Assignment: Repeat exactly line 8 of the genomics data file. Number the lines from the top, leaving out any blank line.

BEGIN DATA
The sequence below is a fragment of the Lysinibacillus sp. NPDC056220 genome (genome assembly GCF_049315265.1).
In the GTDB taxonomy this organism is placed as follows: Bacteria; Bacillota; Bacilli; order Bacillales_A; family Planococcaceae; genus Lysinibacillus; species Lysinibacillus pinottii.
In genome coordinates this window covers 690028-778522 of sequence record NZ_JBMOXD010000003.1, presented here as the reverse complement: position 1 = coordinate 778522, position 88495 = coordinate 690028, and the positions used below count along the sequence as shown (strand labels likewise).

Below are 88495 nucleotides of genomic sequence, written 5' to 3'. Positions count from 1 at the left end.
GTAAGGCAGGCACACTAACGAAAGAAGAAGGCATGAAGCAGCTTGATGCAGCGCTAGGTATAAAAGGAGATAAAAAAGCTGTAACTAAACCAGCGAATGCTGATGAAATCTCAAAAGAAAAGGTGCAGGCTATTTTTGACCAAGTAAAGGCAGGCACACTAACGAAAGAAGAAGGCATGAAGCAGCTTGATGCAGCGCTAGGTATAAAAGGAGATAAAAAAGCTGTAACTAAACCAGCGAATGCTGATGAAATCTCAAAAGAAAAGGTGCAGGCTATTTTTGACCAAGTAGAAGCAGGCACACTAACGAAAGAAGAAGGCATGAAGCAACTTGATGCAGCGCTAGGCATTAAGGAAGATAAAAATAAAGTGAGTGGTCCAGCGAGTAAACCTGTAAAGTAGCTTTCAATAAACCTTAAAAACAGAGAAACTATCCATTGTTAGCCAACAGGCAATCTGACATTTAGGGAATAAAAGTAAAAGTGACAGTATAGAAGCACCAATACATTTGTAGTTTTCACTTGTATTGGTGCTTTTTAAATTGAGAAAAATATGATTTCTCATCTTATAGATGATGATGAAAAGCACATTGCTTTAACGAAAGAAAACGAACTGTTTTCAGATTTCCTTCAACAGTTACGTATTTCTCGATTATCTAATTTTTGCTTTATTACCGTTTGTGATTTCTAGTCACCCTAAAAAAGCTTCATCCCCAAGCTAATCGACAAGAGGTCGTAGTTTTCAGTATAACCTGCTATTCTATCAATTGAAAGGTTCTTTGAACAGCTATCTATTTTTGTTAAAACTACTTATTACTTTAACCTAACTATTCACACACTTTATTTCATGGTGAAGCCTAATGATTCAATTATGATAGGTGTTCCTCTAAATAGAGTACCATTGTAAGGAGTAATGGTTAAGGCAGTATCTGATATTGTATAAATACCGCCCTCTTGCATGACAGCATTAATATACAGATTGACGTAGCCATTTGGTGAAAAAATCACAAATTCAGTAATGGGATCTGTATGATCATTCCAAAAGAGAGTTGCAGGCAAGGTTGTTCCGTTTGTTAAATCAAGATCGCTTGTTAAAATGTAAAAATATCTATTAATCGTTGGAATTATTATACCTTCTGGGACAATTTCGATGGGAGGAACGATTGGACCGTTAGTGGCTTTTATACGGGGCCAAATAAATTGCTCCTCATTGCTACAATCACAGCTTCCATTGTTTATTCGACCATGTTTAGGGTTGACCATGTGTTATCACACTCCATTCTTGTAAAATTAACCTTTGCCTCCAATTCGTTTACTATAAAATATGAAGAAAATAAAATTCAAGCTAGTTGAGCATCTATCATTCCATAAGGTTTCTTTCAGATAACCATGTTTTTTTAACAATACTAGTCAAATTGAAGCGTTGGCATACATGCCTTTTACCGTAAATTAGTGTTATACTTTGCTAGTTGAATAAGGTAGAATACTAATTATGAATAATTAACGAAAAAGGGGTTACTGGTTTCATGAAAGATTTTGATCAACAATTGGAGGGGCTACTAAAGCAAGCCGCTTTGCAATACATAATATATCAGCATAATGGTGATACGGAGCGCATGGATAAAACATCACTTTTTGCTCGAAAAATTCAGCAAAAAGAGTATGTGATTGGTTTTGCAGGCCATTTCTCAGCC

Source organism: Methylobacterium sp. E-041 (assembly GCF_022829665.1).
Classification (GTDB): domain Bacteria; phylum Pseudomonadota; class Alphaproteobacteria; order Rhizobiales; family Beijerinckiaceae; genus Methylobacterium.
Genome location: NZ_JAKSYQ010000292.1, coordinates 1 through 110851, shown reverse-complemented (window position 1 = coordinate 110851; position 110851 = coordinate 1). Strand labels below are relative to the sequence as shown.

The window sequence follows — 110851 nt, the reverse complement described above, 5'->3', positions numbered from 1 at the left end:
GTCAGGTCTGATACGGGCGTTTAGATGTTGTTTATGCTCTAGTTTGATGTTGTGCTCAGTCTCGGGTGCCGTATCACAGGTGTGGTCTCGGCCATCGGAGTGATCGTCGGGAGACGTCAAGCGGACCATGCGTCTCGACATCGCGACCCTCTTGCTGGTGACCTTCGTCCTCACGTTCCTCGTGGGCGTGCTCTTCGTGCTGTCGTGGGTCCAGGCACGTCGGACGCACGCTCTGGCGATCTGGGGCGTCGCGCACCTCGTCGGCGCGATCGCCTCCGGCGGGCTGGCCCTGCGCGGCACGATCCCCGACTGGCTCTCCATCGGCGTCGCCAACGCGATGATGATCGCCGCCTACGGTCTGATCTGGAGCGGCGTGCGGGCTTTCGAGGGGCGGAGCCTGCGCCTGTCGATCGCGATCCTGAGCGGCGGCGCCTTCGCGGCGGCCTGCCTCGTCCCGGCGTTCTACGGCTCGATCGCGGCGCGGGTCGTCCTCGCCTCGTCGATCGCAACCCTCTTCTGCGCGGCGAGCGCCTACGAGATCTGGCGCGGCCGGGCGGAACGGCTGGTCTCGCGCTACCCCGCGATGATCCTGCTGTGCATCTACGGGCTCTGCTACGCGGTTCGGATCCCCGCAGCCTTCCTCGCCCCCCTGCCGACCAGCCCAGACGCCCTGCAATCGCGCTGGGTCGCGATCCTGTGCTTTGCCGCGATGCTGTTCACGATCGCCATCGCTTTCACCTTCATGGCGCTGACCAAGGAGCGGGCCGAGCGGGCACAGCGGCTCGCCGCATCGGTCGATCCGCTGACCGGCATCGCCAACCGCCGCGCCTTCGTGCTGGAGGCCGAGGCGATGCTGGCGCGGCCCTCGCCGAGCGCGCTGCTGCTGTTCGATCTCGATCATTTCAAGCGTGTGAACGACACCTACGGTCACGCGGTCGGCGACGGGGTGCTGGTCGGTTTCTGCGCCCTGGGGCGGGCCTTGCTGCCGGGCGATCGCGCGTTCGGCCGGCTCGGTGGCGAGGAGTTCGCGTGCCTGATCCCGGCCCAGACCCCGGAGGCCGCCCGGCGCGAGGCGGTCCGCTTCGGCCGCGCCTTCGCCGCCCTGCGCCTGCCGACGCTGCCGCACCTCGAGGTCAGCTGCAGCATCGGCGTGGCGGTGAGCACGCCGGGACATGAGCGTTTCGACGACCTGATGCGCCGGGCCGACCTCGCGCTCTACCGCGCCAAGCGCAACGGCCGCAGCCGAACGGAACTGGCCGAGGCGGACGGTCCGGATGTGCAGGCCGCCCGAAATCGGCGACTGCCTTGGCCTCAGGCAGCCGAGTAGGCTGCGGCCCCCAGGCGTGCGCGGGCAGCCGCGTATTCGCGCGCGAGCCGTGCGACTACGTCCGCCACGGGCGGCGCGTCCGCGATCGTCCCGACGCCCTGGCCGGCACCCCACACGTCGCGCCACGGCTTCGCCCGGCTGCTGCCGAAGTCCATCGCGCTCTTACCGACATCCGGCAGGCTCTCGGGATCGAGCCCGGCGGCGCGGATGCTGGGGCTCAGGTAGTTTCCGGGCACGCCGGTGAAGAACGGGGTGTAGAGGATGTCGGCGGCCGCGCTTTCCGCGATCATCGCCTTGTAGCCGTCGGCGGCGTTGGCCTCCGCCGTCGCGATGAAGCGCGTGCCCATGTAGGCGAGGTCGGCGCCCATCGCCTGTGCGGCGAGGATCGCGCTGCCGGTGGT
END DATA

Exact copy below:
Genome location: NZ_JAKSYQ010000292.1, coordinates 1 through 110851, shown reverse-complemented (window position 1 = coordinate 110851; position 110851 = coordinate 1). Strand labels below are relative to the sequence as shown.